UPDATED: 3:02 p.m.
The bronze statue, standing 9 feet tall and weighing about 2,000 pounds, had stood at the site for 21 years.
Some think back fondly to Rizzo’s era as one of law and order. However, on Tuesday, Mayor Jim Kenney ordered the statue's immediate removal, calling it "a deplorable monument to racism, bigotry, and police brutality for members of the black community, the LGBTQ community, and many others," according to a statement from the city.
"In the course of the last week it was clear that we needed to show a symbolic effort to tell people we’re moving on and we’re gonna do better," he said.
Kenney said he hopes this is the beginning of a healing process for the city — and not just for those who have been protesting in recent days.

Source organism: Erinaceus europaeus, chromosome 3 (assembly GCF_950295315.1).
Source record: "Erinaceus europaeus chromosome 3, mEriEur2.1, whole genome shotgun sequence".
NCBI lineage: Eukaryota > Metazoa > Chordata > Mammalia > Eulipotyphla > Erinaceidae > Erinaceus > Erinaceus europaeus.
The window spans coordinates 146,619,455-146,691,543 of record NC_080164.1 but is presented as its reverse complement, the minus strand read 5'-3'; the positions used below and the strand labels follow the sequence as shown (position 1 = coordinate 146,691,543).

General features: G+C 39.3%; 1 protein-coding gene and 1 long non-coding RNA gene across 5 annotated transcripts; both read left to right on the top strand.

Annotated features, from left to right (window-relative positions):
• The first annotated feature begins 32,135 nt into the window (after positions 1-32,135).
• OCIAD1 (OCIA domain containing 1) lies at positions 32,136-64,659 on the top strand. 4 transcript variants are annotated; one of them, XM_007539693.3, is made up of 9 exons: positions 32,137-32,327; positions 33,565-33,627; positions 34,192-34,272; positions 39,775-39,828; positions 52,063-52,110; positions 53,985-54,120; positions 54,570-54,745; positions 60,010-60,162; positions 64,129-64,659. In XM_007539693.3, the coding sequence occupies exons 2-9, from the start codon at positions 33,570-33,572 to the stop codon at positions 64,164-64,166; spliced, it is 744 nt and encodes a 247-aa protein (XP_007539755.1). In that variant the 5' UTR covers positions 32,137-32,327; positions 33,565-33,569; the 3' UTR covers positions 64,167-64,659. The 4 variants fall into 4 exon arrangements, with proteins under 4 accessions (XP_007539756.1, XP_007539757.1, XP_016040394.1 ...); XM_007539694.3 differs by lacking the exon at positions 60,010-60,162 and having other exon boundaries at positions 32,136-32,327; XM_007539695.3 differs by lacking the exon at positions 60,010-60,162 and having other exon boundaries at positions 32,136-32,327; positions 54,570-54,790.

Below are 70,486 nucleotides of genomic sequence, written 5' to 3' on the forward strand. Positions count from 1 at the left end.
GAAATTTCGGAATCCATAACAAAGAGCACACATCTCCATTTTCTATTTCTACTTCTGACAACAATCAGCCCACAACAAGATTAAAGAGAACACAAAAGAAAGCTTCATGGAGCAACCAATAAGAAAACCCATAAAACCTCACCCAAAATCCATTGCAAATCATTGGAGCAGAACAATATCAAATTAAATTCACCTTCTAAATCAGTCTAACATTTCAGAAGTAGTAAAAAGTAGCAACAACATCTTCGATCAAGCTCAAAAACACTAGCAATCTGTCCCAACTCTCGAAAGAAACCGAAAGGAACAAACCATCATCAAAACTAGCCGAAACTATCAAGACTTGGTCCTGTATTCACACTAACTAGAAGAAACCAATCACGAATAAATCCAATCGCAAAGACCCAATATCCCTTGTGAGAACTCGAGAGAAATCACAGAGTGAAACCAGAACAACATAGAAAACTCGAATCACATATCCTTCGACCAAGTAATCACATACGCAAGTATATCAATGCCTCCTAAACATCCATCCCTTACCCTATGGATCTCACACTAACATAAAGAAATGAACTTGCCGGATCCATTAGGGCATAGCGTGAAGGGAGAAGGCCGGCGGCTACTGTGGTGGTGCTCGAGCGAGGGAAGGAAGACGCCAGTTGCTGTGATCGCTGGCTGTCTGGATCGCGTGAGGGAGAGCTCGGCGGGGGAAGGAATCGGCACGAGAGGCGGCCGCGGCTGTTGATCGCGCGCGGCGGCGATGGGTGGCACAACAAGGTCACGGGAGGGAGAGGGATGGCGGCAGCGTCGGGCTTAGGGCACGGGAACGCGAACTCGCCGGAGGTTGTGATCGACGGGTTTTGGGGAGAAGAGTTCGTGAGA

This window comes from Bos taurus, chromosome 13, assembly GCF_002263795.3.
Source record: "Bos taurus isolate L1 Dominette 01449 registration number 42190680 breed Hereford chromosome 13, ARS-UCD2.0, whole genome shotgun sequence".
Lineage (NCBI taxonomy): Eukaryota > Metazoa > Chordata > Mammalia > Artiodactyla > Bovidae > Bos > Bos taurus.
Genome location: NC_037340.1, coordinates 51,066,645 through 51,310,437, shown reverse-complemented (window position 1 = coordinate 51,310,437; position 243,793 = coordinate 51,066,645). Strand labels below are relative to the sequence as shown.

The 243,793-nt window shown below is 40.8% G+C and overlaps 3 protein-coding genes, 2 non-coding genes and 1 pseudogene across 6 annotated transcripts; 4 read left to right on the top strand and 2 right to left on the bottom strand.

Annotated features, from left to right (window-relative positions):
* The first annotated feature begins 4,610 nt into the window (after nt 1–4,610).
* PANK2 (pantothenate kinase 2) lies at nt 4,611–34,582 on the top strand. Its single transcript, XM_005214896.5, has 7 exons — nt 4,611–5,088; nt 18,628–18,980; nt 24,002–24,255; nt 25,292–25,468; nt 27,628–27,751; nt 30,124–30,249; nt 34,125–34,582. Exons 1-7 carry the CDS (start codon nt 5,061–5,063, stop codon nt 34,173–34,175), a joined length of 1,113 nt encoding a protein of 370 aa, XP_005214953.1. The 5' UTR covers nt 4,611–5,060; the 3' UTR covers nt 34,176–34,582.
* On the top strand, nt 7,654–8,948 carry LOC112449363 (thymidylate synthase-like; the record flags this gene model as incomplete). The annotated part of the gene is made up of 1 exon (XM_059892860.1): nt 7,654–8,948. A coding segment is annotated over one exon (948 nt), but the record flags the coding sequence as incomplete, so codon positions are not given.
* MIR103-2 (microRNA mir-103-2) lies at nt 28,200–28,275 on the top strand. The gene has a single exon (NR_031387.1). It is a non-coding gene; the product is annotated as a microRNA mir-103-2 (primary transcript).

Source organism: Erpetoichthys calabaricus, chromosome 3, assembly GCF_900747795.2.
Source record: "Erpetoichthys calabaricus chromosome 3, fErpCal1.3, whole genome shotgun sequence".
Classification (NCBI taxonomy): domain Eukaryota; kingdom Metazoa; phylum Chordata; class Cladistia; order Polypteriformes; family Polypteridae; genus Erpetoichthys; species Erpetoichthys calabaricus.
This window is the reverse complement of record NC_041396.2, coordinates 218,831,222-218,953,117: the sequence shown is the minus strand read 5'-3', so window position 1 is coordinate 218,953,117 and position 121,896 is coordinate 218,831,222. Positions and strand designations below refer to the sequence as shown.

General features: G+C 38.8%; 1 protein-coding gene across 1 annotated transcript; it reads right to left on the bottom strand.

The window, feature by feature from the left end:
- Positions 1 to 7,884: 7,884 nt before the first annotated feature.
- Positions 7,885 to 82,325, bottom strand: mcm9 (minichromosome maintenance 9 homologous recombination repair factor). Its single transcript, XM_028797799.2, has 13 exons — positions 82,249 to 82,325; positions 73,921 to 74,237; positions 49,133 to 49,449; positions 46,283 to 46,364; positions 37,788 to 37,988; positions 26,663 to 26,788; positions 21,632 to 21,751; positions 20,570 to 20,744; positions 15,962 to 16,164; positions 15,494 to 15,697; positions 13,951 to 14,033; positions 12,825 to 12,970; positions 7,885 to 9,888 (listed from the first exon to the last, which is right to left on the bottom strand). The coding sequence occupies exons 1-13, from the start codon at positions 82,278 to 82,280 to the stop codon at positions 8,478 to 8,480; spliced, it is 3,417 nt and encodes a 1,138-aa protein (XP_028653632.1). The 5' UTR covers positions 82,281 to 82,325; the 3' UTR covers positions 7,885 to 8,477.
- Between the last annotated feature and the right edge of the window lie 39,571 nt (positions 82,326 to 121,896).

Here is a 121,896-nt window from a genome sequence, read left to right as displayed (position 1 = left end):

"I know some people think of him as a hero and the like, but there’s a large number of people in the city who lived in that time who go in (the Municipal Services Building) and pay their taxes and to get permits ... and to go in there under his gaze was offensive to them."
The statue has been a lightning rod for anti-racism demonstrators in recent years and a frequent site of vandalism. Activists have spray-painted it, dressed it in a knitted pink bra and matching panties, and everything else in between.
On Saturday, the first day of protests in Philadelphia in response to the death of George Floyd, demonstrators set the base of the statue on fire and even tried to rip it out of the ground themselves. The next day, as protests and riots continued in the city, Kenney said he would expedite that process and move the statue in a month. Now the statue is gone.
Mural Arts said it “decided to cease all involvement with the mural, effective immediately.”